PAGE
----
Young Doctor Ana lives alone because she couldn't bear to leave Cuba when her family sailed away on a raft to the US. Ernesto lives in his car with his belongings in a small case, traveling... See full summary »
Just when Michael arrives in Berlin to visit his ex-girlfriend Gabi, a terrible virus starts spreading across the city at a rapid pace, turning people into mindless homicidal maniacs. Much ... See full summary »
In the middle of a zombie apocalypse, a resourceful couple hides out in an isolated abandoned building. The woman is pregnant and the man is infected, slowly transforming into the kind of inhuman monster they are trying to escape.
Hélène de Fougerolles,
Juan is a slacker trying to reconnect with his daughter, who plans to rejoin her mother in Miami. Lazaro, Juan's friend, is trying to connect with his own son, a persistent womanizer. They begin to notice that locals are "going crazy", killing people and eating their flesh, and the recently deceased are returning to life. The Cuban government and the media claim that the zombies are dissidents revolting against the government. Juan starts a business to profit off of killing the zombies, but the group may soon find their own lives at risk.Written by
zombie busters in Cuba....inventive film is humorous satire
It is rare that a film combines, satire, parody, thrills, scary zombies, and deadpan humor. Such is the film Juan of the Dead.
Plot is simple. Zombies try to take over Cuba. But the government says they are "dissidents" created by the Americans to undermine Cuba. In a very clever film, the director, Alejandro Bruques, takes us on a fantasy ride of zombie threats and humor with many political points along the way.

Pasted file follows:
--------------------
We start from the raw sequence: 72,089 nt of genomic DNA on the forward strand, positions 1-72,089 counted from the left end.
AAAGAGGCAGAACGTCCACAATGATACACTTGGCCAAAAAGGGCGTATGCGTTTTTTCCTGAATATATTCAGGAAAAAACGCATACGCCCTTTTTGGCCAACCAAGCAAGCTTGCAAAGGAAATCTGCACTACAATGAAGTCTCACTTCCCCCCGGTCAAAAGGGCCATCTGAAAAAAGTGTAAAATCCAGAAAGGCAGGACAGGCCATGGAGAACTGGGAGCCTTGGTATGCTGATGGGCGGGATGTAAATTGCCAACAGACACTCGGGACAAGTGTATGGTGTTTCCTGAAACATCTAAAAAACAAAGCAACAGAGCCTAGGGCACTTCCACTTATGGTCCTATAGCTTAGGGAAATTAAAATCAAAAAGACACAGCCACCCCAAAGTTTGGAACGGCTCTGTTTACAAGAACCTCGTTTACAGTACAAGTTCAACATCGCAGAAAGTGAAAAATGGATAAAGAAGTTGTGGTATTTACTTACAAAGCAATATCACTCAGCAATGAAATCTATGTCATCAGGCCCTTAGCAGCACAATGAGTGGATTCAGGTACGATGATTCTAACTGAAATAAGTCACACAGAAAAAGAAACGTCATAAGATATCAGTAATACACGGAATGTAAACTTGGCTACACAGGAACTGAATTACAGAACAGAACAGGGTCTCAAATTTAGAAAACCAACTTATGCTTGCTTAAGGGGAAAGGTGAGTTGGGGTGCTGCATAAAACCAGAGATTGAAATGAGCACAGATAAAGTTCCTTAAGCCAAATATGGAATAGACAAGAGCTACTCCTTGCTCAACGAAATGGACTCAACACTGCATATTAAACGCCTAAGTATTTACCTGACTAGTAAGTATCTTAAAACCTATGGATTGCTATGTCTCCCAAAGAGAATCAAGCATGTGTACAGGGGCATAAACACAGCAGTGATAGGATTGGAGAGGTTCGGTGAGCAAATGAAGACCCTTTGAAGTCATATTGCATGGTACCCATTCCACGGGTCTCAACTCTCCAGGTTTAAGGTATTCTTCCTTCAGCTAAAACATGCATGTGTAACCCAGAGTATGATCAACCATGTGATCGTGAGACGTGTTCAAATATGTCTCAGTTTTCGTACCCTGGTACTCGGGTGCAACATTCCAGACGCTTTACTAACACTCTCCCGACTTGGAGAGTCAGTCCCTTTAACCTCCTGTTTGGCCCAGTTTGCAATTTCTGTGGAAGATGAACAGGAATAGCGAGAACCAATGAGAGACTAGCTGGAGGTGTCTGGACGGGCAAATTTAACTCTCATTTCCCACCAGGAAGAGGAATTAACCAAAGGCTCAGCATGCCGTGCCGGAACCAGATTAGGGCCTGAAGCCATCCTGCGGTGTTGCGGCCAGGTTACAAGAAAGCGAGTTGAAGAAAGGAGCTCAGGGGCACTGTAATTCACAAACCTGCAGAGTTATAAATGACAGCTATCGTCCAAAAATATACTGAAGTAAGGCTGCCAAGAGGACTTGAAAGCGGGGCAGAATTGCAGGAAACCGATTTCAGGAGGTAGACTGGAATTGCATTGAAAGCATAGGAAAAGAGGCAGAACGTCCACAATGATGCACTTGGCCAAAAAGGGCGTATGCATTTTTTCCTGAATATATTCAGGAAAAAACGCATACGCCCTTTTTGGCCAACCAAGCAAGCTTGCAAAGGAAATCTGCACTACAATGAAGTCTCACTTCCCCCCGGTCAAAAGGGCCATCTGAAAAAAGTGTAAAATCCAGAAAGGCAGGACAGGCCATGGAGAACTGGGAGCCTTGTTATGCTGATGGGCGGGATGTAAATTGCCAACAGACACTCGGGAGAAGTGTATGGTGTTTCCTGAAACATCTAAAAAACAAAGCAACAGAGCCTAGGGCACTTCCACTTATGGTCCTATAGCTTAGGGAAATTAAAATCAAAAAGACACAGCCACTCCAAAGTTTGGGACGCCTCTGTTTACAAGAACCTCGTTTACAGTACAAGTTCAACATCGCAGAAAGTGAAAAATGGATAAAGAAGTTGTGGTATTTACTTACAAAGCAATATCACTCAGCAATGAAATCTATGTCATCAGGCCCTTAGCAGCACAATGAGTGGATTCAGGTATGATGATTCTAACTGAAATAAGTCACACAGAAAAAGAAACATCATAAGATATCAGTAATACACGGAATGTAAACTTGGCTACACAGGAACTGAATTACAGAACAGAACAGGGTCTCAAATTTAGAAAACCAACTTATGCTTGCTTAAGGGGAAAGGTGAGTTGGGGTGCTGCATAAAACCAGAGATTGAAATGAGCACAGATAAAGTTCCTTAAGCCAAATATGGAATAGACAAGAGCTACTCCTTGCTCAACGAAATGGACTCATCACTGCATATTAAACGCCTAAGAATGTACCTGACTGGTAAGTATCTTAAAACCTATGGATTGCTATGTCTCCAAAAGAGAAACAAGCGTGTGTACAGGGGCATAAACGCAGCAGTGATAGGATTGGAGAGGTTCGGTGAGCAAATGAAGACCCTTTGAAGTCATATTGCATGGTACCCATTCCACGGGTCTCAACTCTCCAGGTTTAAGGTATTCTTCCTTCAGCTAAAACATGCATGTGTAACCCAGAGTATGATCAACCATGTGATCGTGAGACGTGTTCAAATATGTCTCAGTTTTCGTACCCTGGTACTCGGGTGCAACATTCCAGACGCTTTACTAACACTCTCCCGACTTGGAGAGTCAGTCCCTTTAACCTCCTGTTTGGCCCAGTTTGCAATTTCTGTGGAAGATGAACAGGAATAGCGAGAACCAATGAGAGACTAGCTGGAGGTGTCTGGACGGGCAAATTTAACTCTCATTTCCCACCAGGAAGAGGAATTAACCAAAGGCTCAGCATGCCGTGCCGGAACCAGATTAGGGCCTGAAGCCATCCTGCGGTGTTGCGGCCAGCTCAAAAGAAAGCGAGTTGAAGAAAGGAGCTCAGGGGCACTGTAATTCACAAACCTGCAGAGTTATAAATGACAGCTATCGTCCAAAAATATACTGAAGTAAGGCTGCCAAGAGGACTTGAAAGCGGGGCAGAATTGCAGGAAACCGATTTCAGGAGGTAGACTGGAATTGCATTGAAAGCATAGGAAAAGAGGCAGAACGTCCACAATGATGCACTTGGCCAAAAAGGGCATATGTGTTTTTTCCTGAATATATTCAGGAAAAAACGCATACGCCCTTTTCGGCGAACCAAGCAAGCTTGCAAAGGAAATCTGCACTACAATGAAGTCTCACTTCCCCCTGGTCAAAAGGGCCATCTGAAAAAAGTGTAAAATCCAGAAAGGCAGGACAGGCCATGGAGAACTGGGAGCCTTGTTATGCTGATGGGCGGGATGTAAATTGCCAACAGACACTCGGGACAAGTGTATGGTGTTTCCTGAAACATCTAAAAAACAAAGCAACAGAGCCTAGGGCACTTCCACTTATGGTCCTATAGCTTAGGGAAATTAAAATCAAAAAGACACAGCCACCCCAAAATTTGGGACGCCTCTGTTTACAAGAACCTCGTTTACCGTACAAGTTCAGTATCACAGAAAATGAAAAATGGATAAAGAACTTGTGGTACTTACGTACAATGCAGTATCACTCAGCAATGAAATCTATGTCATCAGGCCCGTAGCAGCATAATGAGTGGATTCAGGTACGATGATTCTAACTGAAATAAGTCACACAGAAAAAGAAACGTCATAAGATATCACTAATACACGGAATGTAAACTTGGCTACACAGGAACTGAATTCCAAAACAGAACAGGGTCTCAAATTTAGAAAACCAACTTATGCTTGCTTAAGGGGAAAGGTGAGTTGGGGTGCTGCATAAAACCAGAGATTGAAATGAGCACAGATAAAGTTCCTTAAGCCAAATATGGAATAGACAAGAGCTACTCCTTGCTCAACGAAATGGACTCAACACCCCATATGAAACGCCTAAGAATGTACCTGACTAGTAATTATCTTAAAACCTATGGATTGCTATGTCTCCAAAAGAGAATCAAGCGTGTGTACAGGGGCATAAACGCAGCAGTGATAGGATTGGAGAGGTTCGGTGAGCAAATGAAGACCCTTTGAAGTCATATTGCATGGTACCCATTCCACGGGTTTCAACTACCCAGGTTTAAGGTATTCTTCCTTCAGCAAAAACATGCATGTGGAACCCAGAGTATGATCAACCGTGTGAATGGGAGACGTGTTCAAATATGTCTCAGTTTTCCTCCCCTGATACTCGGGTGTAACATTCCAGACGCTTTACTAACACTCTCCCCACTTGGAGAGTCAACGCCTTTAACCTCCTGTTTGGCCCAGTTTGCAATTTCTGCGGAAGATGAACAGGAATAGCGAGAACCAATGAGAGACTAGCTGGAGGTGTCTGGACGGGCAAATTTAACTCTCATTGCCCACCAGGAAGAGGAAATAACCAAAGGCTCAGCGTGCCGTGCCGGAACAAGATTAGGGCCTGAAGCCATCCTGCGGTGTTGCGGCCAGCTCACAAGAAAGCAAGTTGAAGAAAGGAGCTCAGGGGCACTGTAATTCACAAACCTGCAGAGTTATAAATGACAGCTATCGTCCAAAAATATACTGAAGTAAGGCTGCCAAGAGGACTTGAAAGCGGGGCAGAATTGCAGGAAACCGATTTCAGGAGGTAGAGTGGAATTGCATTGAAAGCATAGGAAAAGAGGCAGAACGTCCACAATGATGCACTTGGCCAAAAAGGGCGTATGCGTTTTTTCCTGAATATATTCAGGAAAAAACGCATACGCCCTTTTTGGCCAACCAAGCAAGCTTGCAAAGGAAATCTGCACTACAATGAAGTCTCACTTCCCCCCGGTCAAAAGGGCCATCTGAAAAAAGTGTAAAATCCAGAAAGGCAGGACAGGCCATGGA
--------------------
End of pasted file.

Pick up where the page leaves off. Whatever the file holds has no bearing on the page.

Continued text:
Several island residents form a motley crew of a trans gurl, a muscle bound dude, a hot babe and a guy named "California", is just the beginning of zombie mayhem.
They even open a business, "we kill your loved one" to earn a few extra bucks off the zombies...Cuban style.
The budget is not mentioned in the film overview, but I bet they really made a very low budge stretch quite a bit. From the beginning to end credits it is a delight. Every film student should see this movie to see what you can do with imagination and not the fancy cameras profiled in American media.
Their first kill has a harpoon go through a zombie to kill an old lady standing right behind the zombie. Ooops! A wooden oar weapon is so decrepit that we would never use it as an oar.
There is also the famous car/boat that many refuges use to flee Cuba used to escape the onslaught of zombies. In one scene, an attack by numerous zombies is thwarted by a single harpoon and a "rally around the flag pole". Heh, heh.
A slow motion arrow is an tick toward Matrix.
The film introduces a stereo type American and since the crew does not speak English, Juan introduces himself by saying "My name is Juan". Get it. It beginning Spanish class the first thing you learn is "Yo me llamo Juan". Very funny.
They spoof Bruce Lee with a freeze frame at the end. Ending credits are terrific. There are subtitles so get ready and just read them.
The ending credits are really inventive as is the entire film. I have never seen it in a bargain bin, so I will try and make my own copy from a TV showing. I recommend this highly as a very funny, highly inventive, well shot film about the zombie Apocalypse.
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